Friday, January 22, 2010
Tara Donovan @MCASD
Untitled (Styrofoam cups)
At last! I went to see Tara Donovan at MCASD. And then I went back. The first time was at night, January 14. The museum organized a "member's celebration" with the curators, on the occasion of the show.
Unfortunately it is not possible to take pictures so I only took one from the outside. It is the first piece you see when you enter the Jacobs Building: Untitled (Styrofoam cups). That first piece, made of thousands of Styrofoam cups is unbelievable. And like someone said that night, I hope the MCASD will buy it and keep it as long as possible. Walking under that piece is an experience in itself.
The first piece by Tara Donovan that I saw was a few months ago at the California Center for the Arts in Escondido in the exhibition "Quint: Three Decades of Contemporary Art". It was the cube made of pins (3½ foot tall). But only when I went to the MCASD, I understood how the cube was made. The cube is made on site (from a box full of pins - the box being removed from the floor and the pins stand together on their own, without glue or anything). When the show is over, the pins are put back in a box and stored. Next time the cube is shown, the cube will be re-installed by a crew of another museum, following precise instructions.
One of the curator at the MCASD was saying that the museum bought one of the pieces made of millions of straws (stacked against the wall). Each piece is site specific. One piece consists in boxes full of straws, a map of the way they have to be stacked together. When the museum wants to install it, a special crew takes care of the installation and the installation is checked by Tara Donovan. I think it is a very interesting way to work and to think about what is an art object.
Although I read and heard about the show at the MCASD before to go, I was surprised by what I saw.
The scale of the work, the fact that each piece is a site-specific installation, the way the light (natural or artificial) plays with the pieces, the different weights (some pieces look light, others look heavy), the fact that the perception of the pieces change when one walks around, like with the piece made of straws or the one (on the ground) made of Mylar...
The work made with industrial/basic/cheap material (things that we use and usually throw away) is amazingly beautiful. That alone is fascinating. That opposition.
Tara Donovan's work is very poetic and makes me travel.
In my work I am asking myself a lot of questions and when I see Tara Donovan's work I see the clever answers she finds. I am impressed by the way she takes over the space (ceilings, floor, walls).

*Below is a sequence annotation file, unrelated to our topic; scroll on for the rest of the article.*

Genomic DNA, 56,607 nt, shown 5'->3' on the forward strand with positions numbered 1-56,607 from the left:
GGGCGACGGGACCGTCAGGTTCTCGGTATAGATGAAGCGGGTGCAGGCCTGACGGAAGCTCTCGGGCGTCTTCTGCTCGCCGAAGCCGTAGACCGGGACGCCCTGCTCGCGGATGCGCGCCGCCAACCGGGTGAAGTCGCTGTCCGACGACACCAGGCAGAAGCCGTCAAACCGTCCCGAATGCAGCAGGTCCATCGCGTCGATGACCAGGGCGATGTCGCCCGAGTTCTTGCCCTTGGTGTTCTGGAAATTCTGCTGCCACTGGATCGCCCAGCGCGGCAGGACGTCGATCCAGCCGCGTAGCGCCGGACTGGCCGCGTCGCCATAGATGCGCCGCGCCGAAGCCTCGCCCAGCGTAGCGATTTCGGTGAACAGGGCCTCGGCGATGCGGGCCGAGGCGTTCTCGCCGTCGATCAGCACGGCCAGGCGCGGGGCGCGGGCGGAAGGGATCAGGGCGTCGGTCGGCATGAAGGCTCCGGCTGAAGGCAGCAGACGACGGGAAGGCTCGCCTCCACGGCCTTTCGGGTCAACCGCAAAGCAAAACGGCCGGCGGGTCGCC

Her work is invitational, includes the viewer rather to exclude him/her. When I enter Tara Donovan's world I do not especially think first, I immediately have a good feeling about what is going on. I am attracted to it and it is good to watch it, to walk, to be around or surrounded by it.
I went to see the show with friends, and we met a lot of people we knew at the museum that night. What struck me is that there was a lightness in the air, people were happy to be there, it is not always obvious. People were saying that the work makes them happy! I was great to hear that. People were really enjoying it.
I decided to go back with the family a few days after, this time in the morning. The children loved the work, although it is difficult for them to understand that they cannot touch the pieces, because they are so inviting, that's what I would like to do too! It is very important for them to see art made with such materials, and with a lot of freedom. And also to understand that they will never see the same show again. It is a morphing/adaptative work.
Rethinking what we have around us. Seeing things differently. Including in our practices anything that we can think of.
Her work is an eye opener about "possibilities". I question my practice every single day. About pretty much every aspect of it. Then I do not necessarily find solutions, but the questions are there. When I see her work, it is very empowering and at the same time I can see where I am still "not liberated". But I am working on it!
Something very interesting in the show - that one can still listen to anytime: the audio tour. Call (858) 384 3321
and then access the different commentaries on the pieces (mostly by Tara Donovan).
20# Exhibit overview
21# Untitled (Styrofoam cups)
23# Untitled (plastic cups)
24# Haze (straws)
26# Untitled (toothpicks), Untitled (broken glass), Untitled (pins)
28# Untitled (Mylar)
29# Untitled (Mylar tape)
31# Untitled (paper plates)
MCASD (downtown location)
October 25, 2009 - February 28, 2010